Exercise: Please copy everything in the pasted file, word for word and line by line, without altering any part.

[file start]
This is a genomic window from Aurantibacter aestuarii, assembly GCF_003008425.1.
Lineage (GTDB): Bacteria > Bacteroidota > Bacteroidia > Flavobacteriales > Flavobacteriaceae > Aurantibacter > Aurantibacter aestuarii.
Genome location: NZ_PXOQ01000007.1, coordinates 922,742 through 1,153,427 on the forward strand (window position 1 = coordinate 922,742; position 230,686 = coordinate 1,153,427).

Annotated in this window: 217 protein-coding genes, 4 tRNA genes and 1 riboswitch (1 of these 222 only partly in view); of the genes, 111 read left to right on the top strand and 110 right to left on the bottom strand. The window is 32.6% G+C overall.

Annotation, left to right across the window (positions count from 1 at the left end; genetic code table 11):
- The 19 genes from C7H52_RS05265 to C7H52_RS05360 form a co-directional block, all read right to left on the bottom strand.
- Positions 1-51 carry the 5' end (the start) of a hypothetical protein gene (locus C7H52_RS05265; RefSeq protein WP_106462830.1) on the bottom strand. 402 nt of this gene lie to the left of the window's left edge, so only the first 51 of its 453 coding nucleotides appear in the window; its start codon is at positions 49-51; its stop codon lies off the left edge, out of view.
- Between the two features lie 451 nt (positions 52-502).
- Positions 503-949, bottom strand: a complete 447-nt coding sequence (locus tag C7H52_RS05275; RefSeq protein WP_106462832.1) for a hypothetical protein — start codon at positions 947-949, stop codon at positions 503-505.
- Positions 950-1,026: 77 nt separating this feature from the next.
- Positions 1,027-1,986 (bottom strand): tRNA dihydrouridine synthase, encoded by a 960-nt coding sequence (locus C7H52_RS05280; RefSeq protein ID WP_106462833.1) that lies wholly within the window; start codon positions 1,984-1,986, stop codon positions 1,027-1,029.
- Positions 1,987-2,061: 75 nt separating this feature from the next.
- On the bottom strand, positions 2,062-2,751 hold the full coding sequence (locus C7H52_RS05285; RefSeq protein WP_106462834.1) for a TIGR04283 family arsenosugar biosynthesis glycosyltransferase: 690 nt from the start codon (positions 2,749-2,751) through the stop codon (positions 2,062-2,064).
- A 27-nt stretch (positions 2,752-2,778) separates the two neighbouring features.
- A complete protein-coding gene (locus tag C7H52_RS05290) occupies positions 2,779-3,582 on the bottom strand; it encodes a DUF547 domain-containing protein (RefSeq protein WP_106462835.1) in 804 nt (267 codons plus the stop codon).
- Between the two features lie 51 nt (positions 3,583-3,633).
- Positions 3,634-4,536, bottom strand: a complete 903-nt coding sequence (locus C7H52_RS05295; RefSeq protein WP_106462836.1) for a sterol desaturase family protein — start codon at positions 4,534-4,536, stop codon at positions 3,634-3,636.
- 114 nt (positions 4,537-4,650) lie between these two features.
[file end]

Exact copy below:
This is a genomic window from Aurantibacter aestuarii, assembly GCF_003008425.1.
Lineage (GTDB): Bacteria > Bacteroidota > Bacteroidia > Flavobacteriales > Flavobacteriaceae > Aurantibacter > Aurantibacter aestuarii.
Genome location: NZ_PXOQ01000007.1, coordinates 922,742 through 1,153,427 on the forward strand (window position 1 = coordinate 922,742; position 230,686 = coordinate 1,153,427).

Annotated in this window: 217 protein-coding genes, 4 tRNA genes and 1 riboswitch (1 of these 222 only partly in view); of the genes, 111 read left to right on the top strand and 110 right to left on the bottom strand. The window is 32.6% G+C overall.

Annotation, left to right across the window (positions count from 1 at the left end; genetic code table 11):
- The 19 genes from C7H52_RS05265 to C7H52_RS05360 form a co-directional block, all read right to left on the bottom strand.
- Positions 1-51 carry the 5' end (the start) of a hypothetical protein gene (locus C7H52_RS05265; RefSeq protein WP_106462830.1) on the bottom strand. 402 nt of this gene lie to the left of the window's left edge, so only the first 51 of its 453 coding nucleotides appear in the window; its start codon is at positions 49-51; its stop codon lies off the left edge, out of view.
- Between the two features lie 451 nt (positions 52-502).
- Positions 503-949, bottom strand: a complete 447-nt coding sequence (locus tag C7H52_RS05275; RefSeq protein WP_106462832.1) for a hypothetical protein — start codon at positions 947-949, stop codon at positions 503-505.
- Positions 950-1,026: 77 nt separating this feature from the next.
- Positions 1,027-1,986 (bottom strand): tRNA dihydrouridine synthase, encoded by a 960-nt coding sequence (locus C7H52_RS05280; RefSeq protein ID WP_106462833.1) that lies wholly within the window; start codon positions 1,984-1,986, stop codon positions 1,027-1,029.
- Positions 1,987-2,061: 75 nt separating this feature from the next.
- On the bottom strand, positions 2,062-2,751 hold the full coding sequence (locus C7H52_RS05285; RefSeq protein WP_106462834.1) for a TIGR04283 family arsenosugar biosynthesis glycosyltransferase: 690 nt from the start codon (positions 2,749-2,751) through the stop codon (positions 2,062-2,064).
- A 27-nt stretch (positions 2,752-2,778) separates the two neighbouring features.
- A complete protein-coding gene (locus tag C7H52_RS05290) occupies positions 2,779-3,582 on the bottom strand; it encodes a DUF547 domain-containing protein (RefSeq protein WP_106462835.1) in 804 nt (267 codons plus the stop codon).
- Between the two features lie 51 nt (positions 3,583-3,633).
- Positions 3,634-4,536, bottom strand: a complete 903-nt coding sequence (locus C7H52_RS05295; RefSeq protein WP_106462836.1) for a sterol desaturase family protein — start codon at positions 4,534-4,536, stop codon at positions 3,634-3,636.
- 114 nt (positions 4,537-4,650) lie between these two features.